Copyright: <a href=''>atic12 / 123RF Stock Photo</a>Creating a single new prescription drug is currently estimated to cost $2.6 billion dollars. This is a sum so vast that only a small number of companies can afford to even consider the possibility. It is also a figure which is overshadowed by one major factor: failure.

A staggeringly small number of medications are ever successful. As few as 9.6 percent of the total number of drugs considered for clinical trials gain US Food and Drug Administration (FDA) approval. This would mean that for every ten trials, nine result in failure, with the associated costs still looming over the heads of the company funding the trials.

In order for a drug to be approved it must make it from its initial development stages, through phase I, II and III clinical trials. If the drug is deemed successful at each of these stages it can gain approval from the FDA and other regulators around the world, is deemed fit for public consumption and is placed on the market.

To understand the reasons for failure, it is necessary to understand the structure of the drug development.

Pre-clinical development

This stage of development occurs before any human trials begin. Typically involving an in vitro (Latin for within the glass; refers to non-animal based experiments, usually using cellular models such as E.coli) stage of development, this is a useful method of assessing protein interactions and establishing chemical/protein targeting molecules for use in the medication. If this is successful the study can then begin using in vivo (within living organisms such as mice and rats) techniques to study effects of the potential medication on a living organism.

It is in this stage that I have personal experience, working on testing novel treatment methods for Alzheimer’s and Huntington’s diseases in an academic setting. A consistent observation is that at this stage of development it is far more likely for a laboratory to undertake research that differs very little from previously published work than to take on a risky, yet possibly groundbreaking project.

Why favour marginal steps forward? The answer is simple: funding. Laboratories both in academic and industrial settings are often underfunded and will pursue research with near-0 guaranteed results. This translates into numerous published papers, attracting the attention from those who may provide grant money and investment.

According to research from the Biotechnology Innovation Organization (BIO) only 5 in 5000 drugs that make it to preclinical trials ever reach human testing stages. This highlights the vast amount of research that will need to be funded, but results in nothing. Typically research failures at this level will receive no media attention. Less money will have been lost at this stage, but due to the sheer number of failures multiple projects will often be funded by one organization.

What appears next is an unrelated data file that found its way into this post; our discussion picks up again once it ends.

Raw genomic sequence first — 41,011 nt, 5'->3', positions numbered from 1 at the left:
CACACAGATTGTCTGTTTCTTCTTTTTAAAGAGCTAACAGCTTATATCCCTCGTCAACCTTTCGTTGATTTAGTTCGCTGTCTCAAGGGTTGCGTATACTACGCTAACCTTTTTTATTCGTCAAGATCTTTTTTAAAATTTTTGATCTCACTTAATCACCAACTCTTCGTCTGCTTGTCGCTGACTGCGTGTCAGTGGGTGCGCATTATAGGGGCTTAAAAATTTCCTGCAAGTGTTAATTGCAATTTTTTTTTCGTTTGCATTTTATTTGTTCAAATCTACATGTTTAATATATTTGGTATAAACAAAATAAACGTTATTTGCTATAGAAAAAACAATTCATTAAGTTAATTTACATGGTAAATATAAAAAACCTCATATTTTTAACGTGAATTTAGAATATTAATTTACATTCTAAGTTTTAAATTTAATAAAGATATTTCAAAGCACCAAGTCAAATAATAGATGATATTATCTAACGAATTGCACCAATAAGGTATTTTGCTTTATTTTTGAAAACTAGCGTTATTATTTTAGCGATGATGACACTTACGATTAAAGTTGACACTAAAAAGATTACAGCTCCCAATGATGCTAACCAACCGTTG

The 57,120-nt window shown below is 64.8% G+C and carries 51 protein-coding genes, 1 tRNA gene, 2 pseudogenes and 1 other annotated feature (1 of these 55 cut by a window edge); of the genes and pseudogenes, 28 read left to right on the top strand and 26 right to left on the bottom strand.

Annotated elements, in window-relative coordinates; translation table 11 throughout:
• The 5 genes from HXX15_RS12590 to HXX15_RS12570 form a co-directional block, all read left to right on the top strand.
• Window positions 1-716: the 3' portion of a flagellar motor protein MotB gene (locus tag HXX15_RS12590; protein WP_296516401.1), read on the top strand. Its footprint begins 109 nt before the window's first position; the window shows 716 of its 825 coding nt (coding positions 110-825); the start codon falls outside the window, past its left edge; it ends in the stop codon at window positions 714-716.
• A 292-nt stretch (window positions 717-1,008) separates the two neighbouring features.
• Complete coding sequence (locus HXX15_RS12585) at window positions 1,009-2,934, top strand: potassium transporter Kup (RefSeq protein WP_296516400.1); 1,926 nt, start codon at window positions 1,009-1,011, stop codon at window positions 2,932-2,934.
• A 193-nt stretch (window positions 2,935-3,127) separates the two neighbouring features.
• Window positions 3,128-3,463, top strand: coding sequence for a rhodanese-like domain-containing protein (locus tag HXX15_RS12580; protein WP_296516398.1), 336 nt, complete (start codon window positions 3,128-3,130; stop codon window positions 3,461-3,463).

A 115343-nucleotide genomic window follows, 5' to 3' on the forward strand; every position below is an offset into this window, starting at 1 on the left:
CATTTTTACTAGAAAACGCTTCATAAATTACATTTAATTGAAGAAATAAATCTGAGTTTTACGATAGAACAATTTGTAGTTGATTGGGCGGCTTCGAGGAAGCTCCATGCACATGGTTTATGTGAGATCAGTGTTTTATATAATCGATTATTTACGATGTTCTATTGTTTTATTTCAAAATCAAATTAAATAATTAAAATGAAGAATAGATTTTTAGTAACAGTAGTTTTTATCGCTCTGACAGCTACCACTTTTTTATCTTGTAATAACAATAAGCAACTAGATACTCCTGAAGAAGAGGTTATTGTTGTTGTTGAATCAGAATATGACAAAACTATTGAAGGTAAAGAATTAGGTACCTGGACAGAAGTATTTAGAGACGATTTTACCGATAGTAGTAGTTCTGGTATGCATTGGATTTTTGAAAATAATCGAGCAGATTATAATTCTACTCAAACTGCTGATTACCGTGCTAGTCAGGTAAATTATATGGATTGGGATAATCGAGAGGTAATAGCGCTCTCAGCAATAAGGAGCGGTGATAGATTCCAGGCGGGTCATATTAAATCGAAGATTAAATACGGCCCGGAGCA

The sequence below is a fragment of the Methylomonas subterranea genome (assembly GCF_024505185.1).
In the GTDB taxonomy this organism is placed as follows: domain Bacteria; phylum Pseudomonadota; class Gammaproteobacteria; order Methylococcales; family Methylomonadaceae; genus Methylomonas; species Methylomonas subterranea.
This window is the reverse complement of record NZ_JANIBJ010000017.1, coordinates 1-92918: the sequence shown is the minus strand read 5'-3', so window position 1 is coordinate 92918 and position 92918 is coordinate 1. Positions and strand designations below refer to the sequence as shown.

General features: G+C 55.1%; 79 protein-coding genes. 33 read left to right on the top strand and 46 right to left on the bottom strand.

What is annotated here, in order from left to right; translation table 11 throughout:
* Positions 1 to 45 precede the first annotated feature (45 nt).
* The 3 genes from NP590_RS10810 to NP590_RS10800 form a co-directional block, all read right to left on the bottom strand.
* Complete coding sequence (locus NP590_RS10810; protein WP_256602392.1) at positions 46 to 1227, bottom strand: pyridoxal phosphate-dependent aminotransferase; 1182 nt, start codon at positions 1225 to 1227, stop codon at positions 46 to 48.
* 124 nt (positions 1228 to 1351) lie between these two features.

Phase I human trials

The intention of phase I trials is to analyse the safety of the medication. This is the first trial level conducted in humans, but limits the number of participants to less than a hundred. Subjects are divided into groups who will receive varying levels of concentration of the drug, with the intention of assessing at what dosage the drug will show toxicity.

Dose escalation will display at what dosages the drug is showing the intended effect, as well as at what levels any side effects appear. In some cases the drug may prove to be highly toxic at a set level. A schedule of treatment will be established in this trial level, as well as the most effective dose.

The trials will typically be conducted by a contract research organization (CRO) on behalf of the pharmaceutical company. At this stage the process becomes riskier. Costs at this point will be higher, with the fees of the CRO as well as the overall costs of the trial adding to potential losses.

This stage has the highest success rate of the human clinical trials, with estimates of 63.2 percent of trials moving to the next level. This is due to the efficacy levels not being the key concern; only the safety of the medication. A drug may is only likely to fail at this stage if there are pressing health concerns related to its consumption.

Many failures are simply never reported on, as the company may choose to keep the results of the trial out of the public domain. A notable example of one phase I failure in 2016 is that of Ziopharm Oncology’s combination of gene therapy candidate Ad-RTS-hIL-12 plus oral veledimex intended to treat a form of brain cancer.